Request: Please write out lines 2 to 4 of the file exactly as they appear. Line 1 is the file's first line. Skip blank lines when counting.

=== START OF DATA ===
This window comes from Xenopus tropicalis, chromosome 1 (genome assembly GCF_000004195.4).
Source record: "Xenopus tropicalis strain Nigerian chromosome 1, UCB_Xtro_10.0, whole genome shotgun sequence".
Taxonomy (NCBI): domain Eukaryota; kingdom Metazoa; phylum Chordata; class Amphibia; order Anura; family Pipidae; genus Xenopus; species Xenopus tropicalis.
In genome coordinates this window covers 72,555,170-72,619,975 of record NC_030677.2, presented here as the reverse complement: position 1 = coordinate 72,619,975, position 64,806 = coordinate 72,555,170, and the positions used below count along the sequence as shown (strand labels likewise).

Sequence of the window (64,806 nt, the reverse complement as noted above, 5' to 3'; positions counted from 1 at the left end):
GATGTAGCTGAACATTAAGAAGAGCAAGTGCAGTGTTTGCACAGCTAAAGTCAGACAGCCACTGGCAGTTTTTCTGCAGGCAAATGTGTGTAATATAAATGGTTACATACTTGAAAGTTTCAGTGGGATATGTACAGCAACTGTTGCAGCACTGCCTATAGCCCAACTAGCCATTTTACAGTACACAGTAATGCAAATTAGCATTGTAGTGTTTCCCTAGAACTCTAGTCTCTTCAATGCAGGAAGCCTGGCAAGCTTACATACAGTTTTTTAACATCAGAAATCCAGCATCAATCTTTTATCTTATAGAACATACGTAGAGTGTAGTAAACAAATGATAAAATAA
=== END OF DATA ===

Source record: "Xenopus tropicalis strain Nigerian chromosome 1, UCB_Xtro_10.0, whole genome shotgun sequence".
Taxonomy (NCBI): domain Eukaryota; kingdom Metazoa; phylum Chordata; class Amphibia; order Anura; family Pipidae; genus Xenopus; species Xenopus tropicalis.
In genome coordinates this window covers 72,555,170-72,619,975 of record NC_030677.2, presented here as the reverse complement: position 1 = coordinate 72,619,975, position 64,806 = coordinate 72,555,170, and the positions used below count along the sequence as shown (strand labels likewise).